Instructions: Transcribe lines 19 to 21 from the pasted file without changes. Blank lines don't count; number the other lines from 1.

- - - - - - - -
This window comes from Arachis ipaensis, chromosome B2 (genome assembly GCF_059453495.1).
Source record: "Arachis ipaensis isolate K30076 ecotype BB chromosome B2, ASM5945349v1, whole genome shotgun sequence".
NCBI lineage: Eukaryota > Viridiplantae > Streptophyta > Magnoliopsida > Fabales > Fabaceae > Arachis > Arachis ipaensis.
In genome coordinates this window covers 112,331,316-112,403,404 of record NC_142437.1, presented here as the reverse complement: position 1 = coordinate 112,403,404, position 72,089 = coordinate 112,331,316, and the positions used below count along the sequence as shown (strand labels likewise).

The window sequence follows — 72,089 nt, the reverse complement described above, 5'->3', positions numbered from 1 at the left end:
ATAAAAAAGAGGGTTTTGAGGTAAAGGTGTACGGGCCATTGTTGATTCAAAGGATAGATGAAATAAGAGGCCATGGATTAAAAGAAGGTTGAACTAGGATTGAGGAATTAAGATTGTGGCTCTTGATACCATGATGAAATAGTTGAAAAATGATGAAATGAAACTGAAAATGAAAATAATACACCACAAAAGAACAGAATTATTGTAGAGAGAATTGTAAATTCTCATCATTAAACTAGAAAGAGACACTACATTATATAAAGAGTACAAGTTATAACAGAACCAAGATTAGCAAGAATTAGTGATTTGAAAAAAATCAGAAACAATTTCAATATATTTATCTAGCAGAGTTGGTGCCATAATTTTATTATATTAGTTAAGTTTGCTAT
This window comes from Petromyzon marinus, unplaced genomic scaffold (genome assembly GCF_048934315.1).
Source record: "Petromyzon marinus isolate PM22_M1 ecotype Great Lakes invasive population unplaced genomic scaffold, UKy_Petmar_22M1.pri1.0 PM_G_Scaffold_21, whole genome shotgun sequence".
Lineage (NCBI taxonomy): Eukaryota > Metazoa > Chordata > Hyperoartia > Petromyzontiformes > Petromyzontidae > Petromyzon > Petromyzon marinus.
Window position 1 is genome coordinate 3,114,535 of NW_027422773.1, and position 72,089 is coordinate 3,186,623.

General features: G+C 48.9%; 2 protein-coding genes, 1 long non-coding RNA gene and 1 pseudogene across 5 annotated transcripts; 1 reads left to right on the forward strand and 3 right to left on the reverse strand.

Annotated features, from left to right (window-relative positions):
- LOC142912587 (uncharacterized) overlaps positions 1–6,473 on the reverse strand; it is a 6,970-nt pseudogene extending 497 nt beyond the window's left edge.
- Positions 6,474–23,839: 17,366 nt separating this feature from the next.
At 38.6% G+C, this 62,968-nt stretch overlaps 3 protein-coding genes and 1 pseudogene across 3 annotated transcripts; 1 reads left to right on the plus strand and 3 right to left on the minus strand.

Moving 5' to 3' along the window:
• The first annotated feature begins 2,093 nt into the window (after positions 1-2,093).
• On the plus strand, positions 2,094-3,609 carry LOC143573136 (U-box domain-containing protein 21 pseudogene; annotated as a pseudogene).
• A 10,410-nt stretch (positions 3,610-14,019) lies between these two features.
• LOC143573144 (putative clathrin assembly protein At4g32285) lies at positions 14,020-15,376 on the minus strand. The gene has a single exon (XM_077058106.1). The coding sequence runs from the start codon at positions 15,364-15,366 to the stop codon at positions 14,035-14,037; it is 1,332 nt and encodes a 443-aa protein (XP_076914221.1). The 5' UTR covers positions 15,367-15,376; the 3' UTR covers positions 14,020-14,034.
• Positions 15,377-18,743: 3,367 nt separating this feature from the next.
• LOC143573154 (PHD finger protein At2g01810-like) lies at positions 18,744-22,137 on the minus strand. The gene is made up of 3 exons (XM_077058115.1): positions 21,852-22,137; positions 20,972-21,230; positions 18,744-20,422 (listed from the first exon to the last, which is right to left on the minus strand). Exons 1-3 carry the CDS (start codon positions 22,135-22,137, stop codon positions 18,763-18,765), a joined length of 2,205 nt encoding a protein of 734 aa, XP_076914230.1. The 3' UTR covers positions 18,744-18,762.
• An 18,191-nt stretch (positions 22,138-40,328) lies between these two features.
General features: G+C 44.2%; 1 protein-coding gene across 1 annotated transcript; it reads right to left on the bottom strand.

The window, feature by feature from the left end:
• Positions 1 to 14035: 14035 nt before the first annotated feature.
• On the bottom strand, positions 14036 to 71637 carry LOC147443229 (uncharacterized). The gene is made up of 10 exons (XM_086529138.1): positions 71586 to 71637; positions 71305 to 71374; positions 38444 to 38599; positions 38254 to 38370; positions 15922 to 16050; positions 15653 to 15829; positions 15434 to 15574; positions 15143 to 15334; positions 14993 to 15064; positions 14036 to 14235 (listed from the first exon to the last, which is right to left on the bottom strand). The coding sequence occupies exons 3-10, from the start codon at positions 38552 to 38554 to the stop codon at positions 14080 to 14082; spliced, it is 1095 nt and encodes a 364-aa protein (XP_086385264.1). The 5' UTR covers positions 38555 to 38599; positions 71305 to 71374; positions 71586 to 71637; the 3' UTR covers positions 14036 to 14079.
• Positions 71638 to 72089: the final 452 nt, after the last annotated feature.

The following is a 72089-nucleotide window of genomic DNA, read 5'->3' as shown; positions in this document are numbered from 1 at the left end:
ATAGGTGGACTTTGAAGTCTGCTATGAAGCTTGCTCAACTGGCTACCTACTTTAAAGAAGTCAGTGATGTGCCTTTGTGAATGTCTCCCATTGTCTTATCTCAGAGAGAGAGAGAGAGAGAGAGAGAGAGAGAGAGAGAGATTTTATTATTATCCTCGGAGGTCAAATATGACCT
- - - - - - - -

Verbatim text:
• A 10,410-nt stretch (positions 3,610-14,019) lies between these two features.
• LOC143573144 (putative clathrin assembly protein At4g32285) lies at positions 14,020-15,376 on the minus strand. The gene has a single exon (XM_077058106.1). The coding sequence runs from the start codon at positions 15,364-15,366 to the stop codon at positions 14,035-14,037; it is 1,332 nt and encodes a 443-aa protein (XP_076914221.1). The 5' UTR covers positions 15,367-15,376; the 3' UTR covers positions 14,020-14,034.
• Positions 15,377-18,743: 3,367 nt separating this feature from the next.